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Here ends the history of the genuine Smyrna. The Lydians razed the walls;1 the proverbial insolence and wealth of Smyrna, had, like those of Colophon, been her destruction. Theognis says (1102):
Kai %fi.vpvif¥'. 2
and for several hundred years we hear no more mention of the town. At Strabo's time hardly a vestige of the old Smyrna was remaining. The inhabitants were in part scattered in little hamlets around, in part distributed among the other Ionian towns; many of them went to Colophon, where they were admitted to citizenship. Hence two votes were allowed the Colophonians in the Panionion in case of a tie; and " putting on the colophon" (rbv Ko\o<f>(ova errm^emi) is interpreted by some of the ancients as referring to the vote allowed for Smyrna.3
"With his usual carelessness about Smyrna, Strabo declares that the town lay in ruins for four hundred years. This would make four hundred years between Alyattes and Antigonus. Now, as the reign of Alyattes certainly does not begin before Ol. 39, 1=620 B. C.,4 and as Antigonus died 301 B. C, after the battle at Ipsus, we can hardly make out 400 years, taking the extreme limit on each side. Strabo adds, to be sure, Trepi; and yet we are inclined to think there is in the text an error of rerpaicoaui for rpiaK6<tul.
The precise year of the destruction of Smyrna is nowhere given. Mr. Schmitz says vaguely that "Alyattes B. C. 627, destroyed the town." Mullers concludes it must have been
1 Strab. 14, p. 646. Raonl-Rochette (Hist, de Col. III. p. 101) questions this, but he confounds Alyattes with Gyges.
* On the S/3pu of the Colophonians Diogen. 5, 79: KoXo^iw lavfipts • M run •itXovalav Kox vfjpHrT&ii. The S$pis nai iytpwxla of the later Smyrnacans is spoken of by Philostr. Vitt. Soph. 1, 25, 2.
3 Sehol. Plat. Thcaet. p. 897 Orelli; Apost. 16, 92 Lcutsch, Paroem. Gr. II. p. 684.
* So Westcrmann. Others put it later, as Zumpt, Annales, Ol. 42, 2, = 611 B. C.
6 Greek Lit. p. 115.
in the first part of the long reign of Alyattes. This he infers, first, from the order of the events in Herodotus's narration, Herodotus mentioning the conquest immediately after the battle with Cyaxares, who died 594; and secondly, from Strabo's 400 years, above referred to. How much reliance is to be placed on the 400 years, we have just seen; and with respect to the first argument of Miiller it must be observed, that he, as well as other historians, has overlooked two very important passages in this connection, which will incline us to put the date considerably later than it has hitherto been put. Pausanias1 relates that Bupalos of Chios, made statues of Fortune and the Graces for the Smyrnaeans. Bupalos was a contemporary of Hipponax, as is well known from the anecdotes of the relations between the two; Hipponax flourished Ol. 60, =540 B. C. Bupalos further was engaged in his art in 520 B. C, that is, 74 years after the death of Cyaxares. To suppose, therefore, that he made these statues before Cyaxares's death is an absurdity; still more absurd is it in Mr. Schmitz to put 627 as the probable era of the destruction of the town. Nor is it at all likely that he made the statues for the remnants of the Smyrnaeans, who dwelt in the hamlets around, after the town was destroyed. Assuming, then, that Bupalos practised his art as late as the eightieth year of his life, and that he made the statues referred to in his extreme youth, say when twenty years old, it only carries us back to the year 580, or 14 years after Miiller, and 47 years after Mr. Schmitz.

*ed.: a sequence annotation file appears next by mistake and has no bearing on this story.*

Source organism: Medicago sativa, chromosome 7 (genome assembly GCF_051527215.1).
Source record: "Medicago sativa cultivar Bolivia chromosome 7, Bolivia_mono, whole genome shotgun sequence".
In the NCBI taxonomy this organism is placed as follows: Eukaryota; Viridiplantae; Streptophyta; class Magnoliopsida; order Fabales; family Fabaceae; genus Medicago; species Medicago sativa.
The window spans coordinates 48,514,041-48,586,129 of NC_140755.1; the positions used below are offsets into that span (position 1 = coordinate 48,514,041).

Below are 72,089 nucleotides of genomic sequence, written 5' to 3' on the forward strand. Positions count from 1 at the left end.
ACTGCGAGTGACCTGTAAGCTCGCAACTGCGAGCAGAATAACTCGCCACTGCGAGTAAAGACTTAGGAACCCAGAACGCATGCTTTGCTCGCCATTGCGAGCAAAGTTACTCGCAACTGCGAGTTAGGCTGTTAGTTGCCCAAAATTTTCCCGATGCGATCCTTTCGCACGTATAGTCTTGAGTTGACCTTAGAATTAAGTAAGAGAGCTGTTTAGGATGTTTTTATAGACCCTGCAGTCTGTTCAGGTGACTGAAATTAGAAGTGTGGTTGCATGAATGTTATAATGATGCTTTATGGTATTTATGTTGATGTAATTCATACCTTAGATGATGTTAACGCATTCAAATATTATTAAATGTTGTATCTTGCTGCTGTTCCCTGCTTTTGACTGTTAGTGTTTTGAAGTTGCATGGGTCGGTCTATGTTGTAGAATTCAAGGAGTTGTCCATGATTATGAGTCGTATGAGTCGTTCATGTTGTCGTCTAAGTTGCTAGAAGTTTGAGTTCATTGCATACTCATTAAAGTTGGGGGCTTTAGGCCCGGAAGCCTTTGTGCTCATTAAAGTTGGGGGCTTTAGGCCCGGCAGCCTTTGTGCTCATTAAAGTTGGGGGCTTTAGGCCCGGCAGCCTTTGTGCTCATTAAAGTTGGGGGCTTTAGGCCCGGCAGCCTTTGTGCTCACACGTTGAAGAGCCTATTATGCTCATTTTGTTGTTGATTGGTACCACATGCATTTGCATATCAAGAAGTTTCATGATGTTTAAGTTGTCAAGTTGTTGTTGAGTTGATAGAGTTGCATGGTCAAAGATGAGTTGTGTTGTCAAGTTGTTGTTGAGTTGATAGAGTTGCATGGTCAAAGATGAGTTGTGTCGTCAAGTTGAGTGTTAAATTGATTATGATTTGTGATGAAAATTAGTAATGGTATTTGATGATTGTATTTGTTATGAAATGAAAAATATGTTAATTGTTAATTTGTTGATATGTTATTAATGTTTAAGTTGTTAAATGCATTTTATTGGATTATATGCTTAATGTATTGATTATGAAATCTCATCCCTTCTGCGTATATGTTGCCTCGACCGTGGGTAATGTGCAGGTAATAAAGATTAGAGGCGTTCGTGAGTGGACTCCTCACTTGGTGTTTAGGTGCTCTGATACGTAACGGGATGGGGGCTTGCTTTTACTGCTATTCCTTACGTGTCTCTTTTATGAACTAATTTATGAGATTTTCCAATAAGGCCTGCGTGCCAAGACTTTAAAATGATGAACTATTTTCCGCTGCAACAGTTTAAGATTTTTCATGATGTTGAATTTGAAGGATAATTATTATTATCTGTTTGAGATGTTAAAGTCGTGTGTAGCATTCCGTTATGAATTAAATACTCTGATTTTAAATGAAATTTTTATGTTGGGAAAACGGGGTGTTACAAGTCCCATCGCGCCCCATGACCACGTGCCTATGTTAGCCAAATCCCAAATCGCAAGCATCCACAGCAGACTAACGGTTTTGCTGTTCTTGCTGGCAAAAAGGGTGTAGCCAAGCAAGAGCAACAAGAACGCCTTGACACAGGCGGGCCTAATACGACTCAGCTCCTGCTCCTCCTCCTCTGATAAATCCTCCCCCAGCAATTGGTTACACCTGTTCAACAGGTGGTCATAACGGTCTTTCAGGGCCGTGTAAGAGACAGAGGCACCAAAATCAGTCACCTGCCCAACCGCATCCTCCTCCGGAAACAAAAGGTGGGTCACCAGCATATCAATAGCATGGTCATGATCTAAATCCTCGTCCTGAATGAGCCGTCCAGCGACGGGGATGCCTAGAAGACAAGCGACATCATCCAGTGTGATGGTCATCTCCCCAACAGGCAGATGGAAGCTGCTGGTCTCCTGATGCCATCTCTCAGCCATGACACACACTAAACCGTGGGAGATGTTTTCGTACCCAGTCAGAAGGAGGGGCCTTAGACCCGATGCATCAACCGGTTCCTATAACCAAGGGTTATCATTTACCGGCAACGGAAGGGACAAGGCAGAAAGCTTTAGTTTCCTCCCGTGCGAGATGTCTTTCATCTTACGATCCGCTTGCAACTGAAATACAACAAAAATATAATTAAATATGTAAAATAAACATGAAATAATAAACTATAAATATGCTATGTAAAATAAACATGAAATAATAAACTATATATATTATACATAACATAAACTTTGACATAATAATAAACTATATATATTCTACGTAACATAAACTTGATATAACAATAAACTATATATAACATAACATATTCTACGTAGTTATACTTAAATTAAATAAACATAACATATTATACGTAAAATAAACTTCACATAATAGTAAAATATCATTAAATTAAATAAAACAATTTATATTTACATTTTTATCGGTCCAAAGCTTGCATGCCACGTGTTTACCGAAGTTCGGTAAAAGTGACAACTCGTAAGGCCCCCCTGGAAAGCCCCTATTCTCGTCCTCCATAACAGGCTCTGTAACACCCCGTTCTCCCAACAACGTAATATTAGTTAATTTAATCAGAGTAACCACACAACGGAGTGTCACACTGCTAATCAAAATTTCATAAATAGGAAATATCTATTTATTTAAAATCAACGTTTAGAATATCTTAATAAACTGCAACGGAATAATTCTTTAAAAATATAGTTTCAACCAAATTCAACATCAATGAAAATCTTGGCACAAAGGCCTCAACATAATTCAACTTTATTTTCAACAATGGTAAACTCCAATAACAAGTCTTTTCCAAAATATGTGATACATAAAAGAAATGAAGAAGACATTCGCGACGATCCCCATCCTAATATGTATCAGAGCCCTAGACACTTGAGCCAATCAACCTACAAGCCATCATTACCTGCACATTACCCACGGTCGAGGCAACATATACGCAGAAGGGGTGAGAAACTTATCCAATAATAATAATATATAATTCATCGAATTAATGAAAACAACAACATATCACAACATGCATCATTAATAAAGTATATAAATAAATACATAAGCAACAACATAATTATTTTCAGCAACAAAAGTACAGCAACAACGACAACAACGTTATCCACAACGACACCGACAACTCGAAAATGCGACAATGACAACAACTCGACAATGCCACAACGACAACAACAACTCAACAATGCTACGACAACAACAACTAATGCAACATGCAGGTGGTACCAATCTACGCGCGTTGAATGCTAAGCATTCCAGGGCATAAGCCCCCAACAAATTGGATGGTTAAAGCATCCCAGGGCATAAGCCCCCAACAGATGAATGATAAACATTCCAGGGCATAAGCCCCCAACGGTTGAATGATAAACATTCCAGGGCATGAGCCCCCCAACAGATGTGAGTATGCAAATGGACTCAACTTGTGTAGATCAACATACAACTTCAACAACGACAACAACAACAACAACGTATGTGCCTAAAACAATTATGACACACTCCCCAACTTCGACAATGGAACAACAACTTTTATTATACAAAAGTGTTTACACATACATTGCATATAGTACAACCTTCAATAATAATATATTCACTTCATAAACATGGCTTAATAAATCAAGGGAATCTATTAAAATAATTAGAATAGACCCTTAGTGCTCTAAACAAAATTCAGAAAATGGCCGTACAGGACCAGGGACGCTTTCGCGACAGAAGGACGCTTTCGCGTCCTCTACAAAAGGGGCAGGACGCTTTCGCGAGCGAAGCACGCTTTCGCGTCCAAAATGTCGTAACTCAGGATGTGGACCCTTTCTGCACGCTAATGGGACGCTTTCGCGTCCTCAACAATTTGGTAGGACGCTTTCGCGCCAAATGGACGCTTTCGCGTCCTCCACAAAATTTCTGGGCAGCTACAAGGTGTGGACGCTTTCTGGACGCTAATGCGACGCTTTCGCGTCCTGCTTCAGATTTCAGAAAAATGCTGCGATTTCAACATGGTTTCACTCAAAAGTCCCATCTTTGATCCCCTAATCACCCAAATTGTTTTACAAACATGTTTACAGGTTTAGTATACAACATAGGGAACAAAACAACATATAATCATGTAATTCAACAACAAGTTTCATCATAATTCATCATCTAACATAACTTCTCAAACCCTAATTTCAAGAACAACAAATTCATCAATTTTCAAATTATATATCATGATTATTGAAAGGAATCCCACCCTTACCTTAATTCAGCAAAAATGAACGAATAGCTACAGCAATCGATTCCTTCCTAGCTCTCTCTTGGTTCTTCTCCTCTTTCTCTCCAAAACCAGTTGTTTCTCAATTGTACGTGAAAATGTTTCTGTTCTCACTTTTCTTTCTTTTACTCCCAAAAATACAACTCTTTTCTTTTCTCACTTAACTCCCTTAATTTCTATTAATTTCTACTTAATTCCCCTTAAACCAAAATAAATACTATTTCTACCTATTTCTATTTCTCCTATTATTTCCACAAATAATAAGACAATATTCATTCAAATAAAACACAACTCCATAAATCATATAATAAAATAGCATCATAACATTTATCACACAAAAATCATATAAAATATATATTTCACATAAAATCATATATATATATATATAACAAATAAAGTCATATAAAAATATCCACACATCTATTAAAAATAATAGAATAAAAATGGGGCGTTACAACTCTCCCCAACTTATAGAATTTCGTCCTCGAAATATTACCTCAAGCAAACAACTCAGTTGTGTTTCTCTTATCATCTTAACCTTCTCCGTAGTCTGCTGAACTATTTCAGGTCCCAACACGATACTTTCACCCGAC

The same era may be deduced from the fragment of Hipponax quoted at the beginning. It is clear from the context that Smyrna was still standing when Hipponax wrote. The period of Hipponax is, to be sure, variously given ; but the most authentic accounts set him not Ol. 23, but as we have seen, Ol. 60=540 B. C. Pliny says (36, 4, 2) certum
1 A, 30, 4 and 9, 35, 2; in Schneidewin's Phil. 1851, p. 70, nn attempt is made by Ten Brink to refer these to Ephesus. An obvious absurdity to suppose that Pausanias would call the Ephesiuns Smyrnaeans; and secondly, the Nemeses were not worshipped at Ephesus but were at Smyrna.
est LX 01. fuisse; Proclus says (Chrest. 7) he flourished (rjKfiat,ev) in the times of Dareius, i. e., after 521. If, now, the period of Hipponax's culmination falls in the reign of Dareius after 521 B. C., as Proclus says, he could hardly have written the lines about Smyrna at the time of Cyaxares's death, in 594, or 73 years before the accession of Dareius. From 580 to 521 we have an interval of 59 years, and this is hardly within the range of possibilities. It is just barely possible that Hipponax may have written of the still standing Smyrna in 580, and have lived on to distinguish himself still further after the year 521.1
The conclusion, then, to which we are forced is, that the year 580 is the earliest possible date we can assume for the destruction of Smyrna; and that all the probabilities are in favor of a later date, somewhere between 580 and 560, when Alyattes died. Hence, the error of Strabo, or of Strabo's text, is the more apparent.1